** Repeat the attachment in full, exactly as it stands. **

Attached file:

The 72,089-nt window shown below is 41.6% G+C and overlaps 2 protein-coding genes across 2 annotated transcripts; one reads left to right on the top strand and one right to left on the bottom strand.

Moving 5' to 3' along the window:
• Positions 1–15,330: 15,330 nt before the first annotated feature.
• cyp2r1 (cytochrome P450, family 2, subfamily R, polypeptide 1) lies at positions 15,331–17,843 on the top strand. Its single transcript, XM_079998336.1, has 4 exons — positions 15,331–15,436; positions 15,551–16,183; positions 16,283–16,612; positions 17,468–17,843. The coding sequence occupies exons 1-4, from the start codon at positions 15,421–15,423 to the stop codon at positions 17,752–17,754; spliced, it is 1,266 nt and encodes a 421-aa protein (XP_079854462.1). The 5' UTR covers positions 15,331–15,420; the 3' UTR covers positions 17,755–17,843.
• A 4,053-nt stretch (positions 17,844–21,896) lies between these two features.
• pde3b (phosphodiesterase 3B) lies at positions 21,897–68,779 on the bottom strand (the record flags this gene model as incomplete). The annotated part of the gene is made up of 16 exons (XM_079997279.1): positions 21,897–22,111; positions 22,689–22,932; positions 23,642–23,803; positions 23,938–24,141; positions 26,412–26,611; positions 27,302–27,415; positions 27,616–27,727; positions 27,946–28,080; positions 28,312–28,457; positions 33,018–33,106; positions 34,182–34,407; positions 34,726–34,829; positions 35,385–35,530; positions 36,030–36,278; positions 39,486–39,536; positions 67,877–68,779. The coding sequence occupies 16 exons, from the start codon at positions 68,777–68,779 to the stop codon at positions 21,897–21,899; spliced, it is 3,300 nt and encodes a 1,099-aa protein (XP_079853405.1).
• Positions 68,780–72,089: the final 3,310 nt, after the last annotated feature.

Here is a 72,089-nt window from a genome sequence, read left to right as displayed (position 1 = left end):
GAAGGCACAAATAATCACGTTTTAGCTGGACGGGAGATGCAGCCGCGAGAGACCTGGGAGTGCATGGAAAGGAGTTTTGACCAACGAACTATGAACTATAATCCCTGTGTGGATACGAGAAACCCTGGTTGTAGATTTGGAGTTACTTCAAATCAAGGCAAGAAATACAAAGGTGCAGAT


The 72,089-nt window shown below is 41.6% G+C and overlaps 2 protein-coding genes across 2 annotated transcripts; one reads left to right on the top strand and one right to left on the bottom strand.

Moving 5' to 3' along the window:
• Positions 1–15,330: 15,330 nt before the first annotated feature.
• cyp2r1 (cytochrome P450, family 2, subfamily R, polypeptide 1) lies at positions 15,331–17,843 on the top strand. Its single transcript, XM_079998336.1, has 4 exons — positions 15,331–15,436; positions 15,551–16,183; positions 16,283–16,612; positions 17,468–17,843. The coding sequence occupies exons 1-4, from the start codon at positions 15,421–15,423 to the stop codon at positions 17,752–17,754; spliced, it is 1,266 nt and encodes a 421-aa protein (XP_079854462.1). The 5' UTR covers positions 15,331–15,420; the 3' UTR covers positions 17,755–17,843.
• A 4,053-nt stretch (positions 17,844–21,896) lies between these two features.
• pde3b (phosphodiesterase 3B) lies at positions 21,897–68,779 on the bottom strand (the record flags this gene model as incomplete). The annotated part of the gene is made up of 16 exons (XM_079997279.1): positions 21,897–22,111; positions 22,689–22,932; positions 23,642–23,803; positions 23,938–24,141; positions 26,412–26,611; positions 27,302–27,415; positions 27,616–27,727; positions 27,946–28,080; positions 28,312–28,457; positions 33,018–33,106; positions 34,182–34,407; positions 34,726–34,829; positions 35,385–35,530; positions 36,030–36,278; positions 39,486–39,536; positions 67,877–68,779. The coding sequence occupies 16 exons, from the start codon at positions 68,777–68,779 to the stop codon at positions 21,897–21,899; spliced, it is 3,300 nt and encodes a 1,099-aa protein (XP_079853405.1).
• Positions 68,780–72,089: the final 3,310 nt, after the last annotated feature.

Here is a 72,089-nt window from a genome sequence, read left to right as displayed (position 1 = left end):
GAAGGCACAAATAATCACGTTTTAGCTGGACGGGAGATGCAGCCGCGAGAGACCTGGGAGTGCATGGAAAGGAGTTTTGACCAACGAACTATGAACTATAATCCCTGTGTGGATACGAGAAACCCTGGTTGTAGATTTGGAGTTACTTCAAATCAAGGCAAGAAATACAAAGGTGCAGAT